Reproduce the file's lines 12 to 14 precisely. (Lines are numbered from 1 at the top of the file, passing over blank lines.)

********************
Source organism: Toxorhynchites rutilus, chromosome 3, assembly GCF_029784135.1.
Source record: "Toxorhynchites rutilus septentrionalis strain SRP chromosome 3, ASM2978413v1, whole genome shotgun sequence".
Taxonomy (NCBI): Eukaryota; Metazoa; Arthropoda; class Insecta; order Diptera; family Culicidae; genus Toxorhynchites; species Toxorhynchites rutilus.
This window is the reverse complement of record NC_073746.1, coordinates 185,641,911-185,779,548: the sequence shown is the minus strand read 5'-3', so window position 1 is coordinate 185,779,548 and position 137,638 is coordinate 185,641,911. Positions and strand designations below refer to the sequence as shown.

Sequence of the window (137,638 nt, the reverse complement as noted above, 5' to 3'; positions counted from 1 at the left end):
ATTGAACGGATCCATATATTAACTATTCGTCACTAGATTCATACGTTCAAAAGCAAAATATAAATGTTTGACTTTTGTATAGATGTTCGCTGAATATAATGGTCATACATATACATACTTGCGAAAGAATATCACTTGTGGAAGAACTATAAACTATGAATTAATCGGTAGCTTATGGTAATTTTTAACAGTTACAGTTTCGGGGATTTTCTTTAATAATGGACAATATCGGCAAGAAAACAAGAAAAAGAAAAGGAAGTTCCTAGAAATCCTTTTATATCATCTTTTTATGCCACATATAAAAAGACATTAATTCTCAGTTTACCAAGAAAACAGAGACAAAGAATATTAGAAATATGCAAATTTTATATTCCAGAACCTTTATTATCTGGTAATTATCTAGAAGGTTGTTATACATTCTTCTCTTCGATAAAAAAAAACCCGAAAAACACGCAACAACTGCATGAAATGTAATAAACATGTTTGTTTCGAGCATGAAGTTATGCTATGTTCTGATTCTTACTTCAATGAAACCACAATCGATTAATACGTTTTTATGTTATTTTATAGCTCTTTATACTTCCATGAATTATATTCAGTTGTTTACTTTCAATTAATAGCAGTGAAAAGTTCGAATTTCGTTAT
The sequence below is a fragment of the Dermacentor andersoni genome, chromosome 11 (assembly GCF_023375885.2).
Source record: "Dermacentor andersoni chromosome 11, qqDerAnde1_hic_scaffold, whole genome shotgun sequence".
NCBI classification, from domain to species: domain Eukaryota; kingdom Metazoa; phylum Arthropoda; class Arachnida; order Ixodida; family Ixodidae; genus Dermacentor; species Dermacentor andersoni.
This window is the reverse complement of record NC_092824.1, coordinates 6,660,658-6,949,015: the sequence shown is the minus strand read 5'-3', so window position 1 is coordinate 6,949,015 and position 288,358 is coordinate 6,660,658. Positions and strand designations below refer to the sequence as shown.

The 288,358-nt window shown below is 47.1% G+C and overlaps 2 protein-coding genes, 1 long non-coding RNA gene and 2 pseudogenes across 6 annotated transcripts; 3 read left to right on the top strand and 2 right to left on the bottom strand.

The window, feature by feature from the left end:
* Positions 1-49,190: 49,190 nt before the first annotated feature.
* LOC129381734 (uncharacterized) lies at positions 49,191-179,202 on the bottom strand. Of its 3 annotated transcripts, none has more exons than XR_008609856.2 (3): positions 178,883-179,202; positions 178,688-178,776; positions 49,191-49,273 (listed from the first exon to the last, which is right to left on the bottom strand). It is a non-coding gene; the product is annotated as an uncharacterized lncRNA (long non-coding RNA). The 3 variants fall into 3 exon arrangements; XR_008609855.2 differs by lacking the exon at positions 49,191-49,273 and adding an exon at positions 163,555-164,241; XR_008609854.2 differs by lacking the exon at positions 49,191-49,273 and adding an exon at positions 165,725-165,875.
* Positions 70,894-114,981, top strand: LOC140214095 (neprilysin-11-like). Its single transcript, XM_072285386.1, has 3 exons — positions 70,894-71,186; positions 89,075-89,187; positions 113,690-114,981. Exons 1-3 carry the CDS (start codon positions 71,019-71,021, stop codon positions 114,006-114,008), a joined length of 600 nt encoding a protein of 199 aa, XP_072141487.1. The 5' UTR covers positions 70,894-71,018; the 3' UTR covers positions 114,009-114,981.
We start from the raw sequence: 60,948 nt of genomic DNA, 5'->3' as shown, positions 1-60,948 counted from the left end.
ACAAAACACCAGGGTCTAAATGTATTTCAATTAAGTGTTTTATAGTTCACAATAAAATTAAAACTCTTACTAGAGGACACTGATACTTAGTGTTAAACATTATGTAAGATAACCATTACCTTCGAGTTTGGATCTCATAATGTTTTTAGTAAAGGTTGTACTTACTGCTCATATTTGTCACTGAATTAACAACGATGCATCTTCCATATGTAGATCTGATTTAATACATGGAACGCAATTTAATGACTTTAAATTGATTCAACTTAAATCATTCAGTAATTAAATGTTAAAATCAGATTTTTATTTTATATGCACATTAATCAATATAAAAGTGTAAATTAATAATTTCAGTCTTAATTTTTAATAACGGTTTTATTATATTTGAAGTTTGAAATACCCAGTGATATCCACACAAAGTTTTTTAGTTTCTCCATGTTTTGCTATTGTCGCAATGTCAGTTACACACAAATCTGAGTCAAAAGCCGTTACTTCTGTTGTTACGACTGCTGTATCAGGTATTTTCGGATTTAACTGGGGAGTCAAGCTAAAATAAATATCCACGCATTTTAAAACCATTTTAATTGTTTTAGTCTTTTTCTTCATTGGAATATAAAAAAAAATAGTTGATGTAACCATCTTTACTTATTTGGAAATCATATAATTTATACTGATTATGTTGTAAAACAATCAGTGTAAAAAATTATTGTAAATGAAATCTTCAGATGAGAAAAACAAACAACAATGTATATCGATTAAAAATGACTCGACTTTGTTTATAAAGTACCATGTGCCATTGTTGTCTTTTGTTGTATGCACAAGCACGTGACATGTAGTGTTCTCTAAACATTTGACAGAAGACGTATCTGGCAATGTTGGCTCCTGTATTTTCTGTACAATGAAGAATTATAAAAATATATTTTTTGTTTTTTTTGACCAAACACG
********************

The window, feature by feature from the left end:
* Positions 1-49,190: 49,190 nt before the first annotated feature.
* LOC129381734 (uncharacterized) lies at positions 49,191-179,202 on the bottom strand. Of its 3 annotated transcripts, none has more exons than XR_008609856.2 (3): positions 178,883-179,202; positions 178,688-178,776; positions 49,191-49,273 (listed from the first exon to the last, which is right to left on the bottom strand). It is a non-coding gene; the product is annotated as an uncharacterized lncRNA (long non-coding RNA). The 3 variants fall into 3 exon arrangements; XR_008609855.2 differs by lacking the exon at positions 49,191-49,273 and adding an exon at positions 163,555-164,241; XR_008609854.2 differs by lacking the exon at positions 49,191-49,273 and adding an exon at positions 165,725-165,875.